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Turning No into Next Time: How to Follow-Through with Candidates and Build Your Talent Pipeline

Posted by Ashley Jones
talent pipeline

We’re all familiar with the frustration that comes with ghosting, whether you’re a candidate eagerly awaiting a response or a recruiter trying to maintain communication with potential hires. You know it’s not the right approach, but the reality is that ghosting happens on both sides of the table.

It can be challenging to ensure every individual receives the attention they deserve as you juggle numerous openings and applicants. It’s great to have options, but having a lot of interest in a requisition can be both a blessing and a curse, particularly when it comes to maintaining high-touch communication.

Let’s face it, just because you’re inundated with candidates today doesn’t guarantee the perfect fit will knock on your door next time you need the same type of skillset. Or maybe you have a candidate who’s not the right fit for this opportunity but could be a great asset in another role down the road. This is where follow-through becomes key.

Diligent follow-through not only ensures that candidates feel respected and valued (which is important for a positive candidate experience) but also lays the groundwork for maintaining relationships and nurturing a strong talent pipeline. Let’s delve into some data and insights that illustrate the benefits of following through with candidates and pipelining them today for improved recruitment outcomes tomorrow.

Significant Room for Improvement

With the number of candidates (especially unqualified candidates) who may apply to your openings, it’s understandable that you can’t always reach out to each applicant personally to offer closure and feedback.

According to Kevin Grossman, “In 2023, out of 170,000 North American candidate responses from our CandE Benchmark Research, 29% of hourly candidates were still awaiting the next steps after applying 1-2+ months later, and 33% of professional candidates were still waiting.” In 2024, that figure rose to 36% for professional candidates.1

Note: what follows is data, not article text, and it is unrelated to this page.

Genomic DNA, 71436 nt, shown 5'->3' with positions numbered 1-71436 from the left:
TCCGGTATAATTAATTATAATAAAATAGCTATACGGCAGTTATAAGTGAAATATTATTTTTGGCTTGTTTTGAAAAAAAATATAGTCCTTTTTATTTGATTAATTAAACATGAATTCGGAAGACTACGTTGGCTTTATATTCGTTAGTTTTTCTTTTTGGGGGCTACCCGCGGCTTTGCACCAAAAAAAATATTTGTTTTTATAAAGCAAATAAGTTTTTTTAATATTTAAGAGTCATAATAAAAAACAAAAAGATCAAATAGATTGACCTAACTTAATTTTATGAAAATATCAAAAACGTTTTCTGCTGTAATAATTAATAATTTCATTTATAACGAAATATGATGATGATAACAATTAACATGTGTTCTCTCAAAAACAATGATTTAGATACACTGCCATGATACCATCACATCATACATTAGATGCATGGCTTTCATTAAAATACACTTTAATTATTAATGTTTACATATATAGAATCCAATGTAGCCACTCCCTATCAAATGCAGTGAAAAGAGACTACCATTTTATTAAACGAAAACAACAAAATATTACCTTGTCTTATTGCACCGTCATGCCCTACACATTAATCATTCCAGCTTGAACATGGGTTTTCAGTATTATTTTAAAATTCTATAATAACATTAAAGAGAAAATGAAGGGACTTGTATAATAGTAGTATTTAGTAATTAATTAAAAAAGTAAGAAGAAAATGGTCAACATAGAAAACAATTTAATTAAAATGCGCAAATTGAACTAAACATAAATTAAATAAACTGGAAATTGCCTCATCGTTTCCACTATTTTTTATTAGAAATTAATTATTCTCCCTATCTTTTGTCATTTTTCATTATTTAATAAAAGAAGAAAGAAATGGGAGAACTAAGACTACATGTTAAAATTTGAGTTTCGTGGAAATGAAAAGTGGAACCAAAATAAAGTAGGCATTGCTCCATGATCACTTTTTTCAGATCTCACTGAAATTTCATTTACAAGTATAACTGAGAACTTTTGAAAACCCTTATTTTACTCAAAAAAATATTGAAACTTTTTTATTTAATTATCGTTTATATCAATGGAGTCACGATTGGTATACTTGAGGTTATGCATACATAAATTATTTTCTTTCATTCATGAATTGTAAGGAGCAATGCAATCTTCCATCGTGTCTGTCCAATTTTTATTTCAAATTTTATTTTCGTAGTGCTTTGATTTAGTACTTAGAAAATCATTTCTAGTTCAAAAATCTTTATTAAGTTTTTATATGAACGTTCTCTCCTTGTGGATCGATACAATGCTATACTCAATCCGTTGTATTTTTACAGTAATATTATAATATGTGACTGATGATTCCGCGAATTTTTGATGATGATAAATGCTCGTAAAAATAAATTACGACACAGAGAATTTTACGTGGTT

Once an applicant has made it to the interview stage of the process, you’d imagine the rate of follow-through would increase significantly, but Kevin Grossman’s data shows there is still much to be desired.

“So far, in 2024, only 48% of professional candidates said after the interview, the recruiter explained what would happen next and followed up as indicated.”1

ClearedJobs.Net Account Manager, Bob Wheeler, insists, “If you get to the point where you’ve interviewed someone, you owe it to them to let them know that the process has been closed down.”

However, Bob Wheeler shared the caveat that this doesn’t necessarily need to be done right away. It may be in your best interest to wait until your selected candidate officially starts, in case they change their mind about accepting the position. That way you still have a candidate waiting in the wings that you can extend an offer to, without awkwardly making them feel like your second choice. Use your best judgment to decide when to let your remaining candidates know they weren’t selected—but please do so eventually, so as not to ghost them!

Why Following Through Is Beneficial

At the end of the day, you know it’s not appropriate to ghost candidates you’ve engaged with one-on-one. In fact, there are advantages to following through with candidates that go beyond merely feeling like it’s the right thing to do ethically.